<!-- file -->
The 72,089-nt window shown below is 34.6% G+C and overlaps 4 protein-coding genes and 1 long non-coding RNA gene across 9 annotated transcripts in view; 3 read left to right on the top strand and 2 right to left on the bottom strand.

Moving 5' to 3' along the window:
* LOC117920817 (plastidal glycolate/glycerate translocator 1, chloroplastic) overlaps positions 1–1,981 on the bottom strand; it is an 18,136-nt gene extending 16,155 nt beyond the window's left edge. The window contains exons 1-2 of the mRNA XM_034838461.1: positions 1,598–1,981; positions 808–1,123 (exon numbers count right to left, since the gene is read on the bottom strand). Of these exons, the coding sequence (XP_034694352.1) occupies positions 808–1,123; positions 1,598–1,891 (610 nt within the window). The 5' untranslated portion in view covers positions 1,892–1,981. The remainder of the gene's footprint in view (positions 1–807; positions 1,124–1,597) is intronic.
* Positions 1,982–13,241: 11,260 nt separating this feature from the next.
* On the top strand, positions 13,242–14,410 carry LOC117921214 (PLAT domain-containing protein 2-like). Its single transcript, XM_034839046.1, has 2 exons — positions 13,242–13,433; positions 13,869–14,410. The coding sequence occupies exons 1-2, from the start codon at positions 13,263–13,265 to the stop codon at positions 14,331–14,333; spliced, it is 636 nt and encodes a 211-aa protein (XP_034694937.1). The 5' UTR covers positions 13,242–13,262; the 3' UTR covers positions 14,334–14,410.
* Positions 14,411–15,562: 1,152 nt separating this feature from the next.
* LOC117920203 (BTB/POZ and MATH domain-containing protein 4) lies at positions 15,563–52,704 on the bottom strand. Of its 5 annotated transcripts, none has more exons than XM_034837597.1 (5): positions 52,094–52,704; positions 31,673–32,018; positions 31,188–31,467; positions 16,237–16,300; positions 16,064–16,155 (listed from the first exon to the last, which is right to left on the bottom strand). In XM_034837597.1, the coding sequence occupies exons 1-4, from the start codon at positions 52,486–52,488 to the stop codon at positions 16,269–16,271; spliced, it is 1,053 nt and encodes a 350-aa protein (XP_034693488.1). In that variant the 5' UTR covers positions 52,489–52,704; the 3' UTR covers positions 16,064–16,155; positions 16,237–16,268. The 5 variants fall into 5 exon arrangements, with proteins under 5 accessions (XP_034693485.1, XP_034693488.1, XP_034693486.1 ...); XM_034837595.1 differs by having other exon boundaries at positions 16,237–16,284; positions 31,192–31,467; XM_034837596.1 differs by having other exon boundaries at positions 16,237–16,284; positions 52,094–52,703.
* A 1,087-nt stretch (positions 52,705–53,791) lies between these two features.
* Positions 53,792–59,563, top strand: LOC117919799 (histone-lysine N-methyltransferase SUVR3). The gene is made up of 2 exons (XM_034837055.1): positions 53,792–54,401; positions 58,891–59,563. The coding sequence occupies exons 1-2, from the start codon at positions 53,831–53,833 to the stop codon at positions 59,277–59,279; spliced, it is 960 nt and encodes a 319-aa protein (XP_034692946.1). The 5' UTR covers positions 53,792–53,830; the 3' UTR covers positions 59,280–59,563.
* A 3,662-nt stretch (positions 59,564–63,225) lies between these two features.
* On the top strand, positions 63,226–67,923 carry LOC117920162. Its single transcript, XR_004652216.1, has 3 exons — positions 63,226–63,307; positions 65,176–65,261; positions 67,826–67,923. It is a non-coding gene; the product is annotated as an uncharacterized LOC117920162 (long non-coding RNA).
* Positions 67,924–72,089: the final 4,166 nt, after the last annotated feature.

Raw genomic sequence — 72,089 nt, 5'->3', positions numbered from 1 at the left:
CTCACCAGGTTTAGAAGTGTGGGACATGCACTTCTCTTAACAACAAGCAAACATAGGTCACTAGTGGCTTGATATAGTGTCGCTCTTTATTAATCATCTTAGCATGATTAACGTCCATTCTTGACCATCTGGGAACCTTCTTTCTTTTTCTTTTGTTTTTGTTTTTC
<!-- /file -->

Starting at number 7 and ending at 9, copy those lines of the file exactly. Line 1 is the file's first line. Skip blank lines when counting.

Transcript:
* LOC117920203 (BTB/POZ and MATH domain-containing protein 4) lies at positions 15,563–52,704 on the bottom strand. Of its 5 annotated transcripts, none has more exons than XM_034837597.1 (5): positions 52,094–52,704; positions 31,673–32,018; positions 31,188–31,467; positions 16,237–16,300; positions 16,064–16,155 (listed from the first exon to the last, which is right to left on the bottom strand). In XM_034837597.1, the coding sequence occupies exons 1-4, from the start codon at positions 52,486–52,488 to the stop codon at positions 16,269–16,271; spliced, it is 1,053 nt and encodes a 350-aa protein (XP_034693488.1). In that variant the 5' UTR covers positions 52,489–52,704; the 3' UTR covers positions 16,064–16,155; positions 16,237–16,268. The 5 variants fall into 5 exon arrangements, with proteins under 5 accessions (XP_034693485.1, XP_034693488.1, XP_034693486.1 ...); XM_034837595.1 differs by having other exon boundaries at positions 16,237–16,284; positions 31,192–31,467; XM_034837596.1 differs by having other exon boundaries at positions 16,237–16,284; positions 52,094–52,703.
* A 1,087-nt stretch (positions 52,705–53,791) lies between these two features.
* Positions 53,792–59,563, top strand: LOC117919799 (histone-lysine N-methyltransferase SUVR3). The gene is made up of 2 exons (XM_034837055.1): positions 53,792–54,401; positions 58,891–59,563. The coding sequence occupies exons 1-2, from the start codon at positions 53,831–53,833 to the stop codon at positions 59,277–59,279; spliced, it is 960 nt and encodes a 319-aa protein (XP_034692946.1). The 5' UTR covers positions 53,792–53,830; the 3' UTR covers positions 59,280–59,563.